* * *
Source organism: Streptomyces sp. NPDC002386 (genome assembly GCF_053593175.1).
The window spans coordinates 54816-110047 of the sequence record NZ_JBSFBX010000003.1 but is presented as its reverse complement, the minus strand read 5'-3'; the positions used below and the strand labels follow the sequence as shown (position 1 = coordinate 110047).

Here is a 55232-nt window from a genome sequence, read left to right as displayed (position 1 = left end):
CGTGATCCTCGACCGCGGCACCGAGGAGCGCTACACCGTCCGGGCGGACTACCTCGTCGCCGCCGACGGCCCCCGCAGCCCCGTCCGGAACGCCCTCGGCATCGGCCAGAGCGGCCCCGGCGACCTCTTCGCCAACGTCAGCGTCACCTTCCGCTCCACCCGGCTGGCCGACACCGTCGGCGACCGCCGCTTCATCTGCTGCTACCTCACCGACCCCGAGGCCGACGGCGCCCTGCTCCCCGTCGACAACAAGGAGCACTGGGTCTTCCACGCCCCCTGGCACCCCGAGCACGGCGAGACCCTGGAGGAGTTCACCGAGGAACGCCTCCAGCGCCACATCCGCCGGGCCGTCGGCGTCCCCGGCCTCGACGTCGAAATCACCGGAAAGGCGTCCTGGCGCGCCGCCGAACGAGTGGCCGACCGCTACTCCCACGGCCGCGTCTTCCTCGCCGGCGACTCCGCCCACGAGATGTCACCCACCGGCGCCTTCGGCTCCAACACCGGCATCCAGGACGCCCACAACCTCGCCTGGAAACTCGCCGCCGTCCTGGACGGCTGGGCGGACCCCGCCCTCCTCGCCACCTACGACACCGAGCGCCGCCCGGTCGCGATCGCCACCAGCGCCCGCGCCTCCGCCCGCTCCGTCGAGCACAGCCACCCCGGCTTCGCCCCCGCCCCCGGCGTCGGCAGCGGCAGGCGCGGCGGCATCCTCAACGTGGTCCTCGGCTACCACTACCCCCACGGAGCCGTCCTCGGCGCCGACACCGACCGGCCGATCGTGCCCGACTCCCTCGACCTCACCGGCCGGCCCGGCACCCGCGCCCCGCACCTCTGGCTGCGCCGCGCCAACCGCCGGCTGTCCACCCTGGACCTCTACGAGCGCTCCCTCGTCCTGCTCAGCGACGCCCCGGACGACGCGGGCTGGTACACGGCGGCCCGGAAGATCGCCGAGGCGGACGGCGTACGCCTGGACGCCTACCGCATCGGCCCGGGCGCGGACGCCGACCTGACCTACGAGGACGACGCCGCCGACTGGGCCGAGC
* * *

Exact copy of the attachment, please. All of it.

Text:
Source organism: Streptomyces sp. NPDC002386 (genome assembly GCF_053593175.1).
The window spans coordinates 54816-110047 of the sequence record NZ_JBSFBX010000003.1 but is presented as its reverse complement, the minus strand read 5'-3'; the positions used below and the strand labels follow the sequence as shown (position 1 = coordinate 110047).

Here is a 55232-nt window from a genome sequence, read left to right as displayed (position 1 = left end):
CGTGATCCTCGACCGCGGCACCGAGGAGCGCTACACCGTCCGGGCGGACTACCTCGTCGCCGCCGACGGCCCCCGCAGCCCCGTCCGGAACGCCCTCGGCATCGGCCAGAGCGGCCCCGGCGACCTCTTCGCCAACGTCAGCGTCACCTTCCGCTCCACCCGGCTGGCCGACACCGTCGGCGACCGCCGCTTCATCTGCTGCTACCTCACCGACCCCGAGGCCGACGGCGCCCTGCTCCCCGTCGACAACAAGGAGCACTGGGTCTTCCACGCCCCCTGGCACCCCGAGCACGGCGAGACCCTGGAGGAGTTCACCGAGGAACGCCTCCAGCGCCACATCCGCCGGGCCGTCGGCGTCCCCGGCCTCGACGTCGAAATCACCGGAAAGGCGTCCTGGCGCGCCGCCGAACGAGTGGCCGACCGCTACTCCCACGGCCGCGTCTTCCTCGCCGGCGACTCCGCCCACGAGATGTCACCCACCGGCGCCTTCGGCTCCAACACCGGCATCCAGGACGCCCACAACCTCGCCTGGAAACTCGCCGCCGTCCTGGACGGCTGGGCGGACCCCGCCCTCCTCGCCACCTACGACACCGAGCGCCGCCCGGTCGCGATCGCCACCAGCGCCCGCGCCTCCGCCCGCTCCGTCGAGCACAGCCACCCCGGCTTCGCCCCCGCCCCCGGCGTCGGCAGCGGCAGGCGCGGCGGCATCCTCAACGTGGTCCTCGGCTACCACTACCCCCACGGAGCCGTCCTCGGCGCCGACACCGACCGGCCGATCGTGCCCGACTCCCTCGACCTCACCGGCCGGCCCGGCACCCGCGCCCCGCACCTCTGGCTGCGCCGCGCCAACCGCCGGCTGTCCACCCTGGACCTCTACGAGCGCTCCCTCGTCCTGCTCAGCGACGCCCCGGACGACGCGGGCTGGTACACGGCGGCCCGGAAGATCGCCGAGGCGGACGGCGTACGCCTGGACGCCTACCGCATCGGCCCGGGCGCGGACGCCGACCTGACCTACGAGGACGACGCCGCCGACTGGGCCGAGC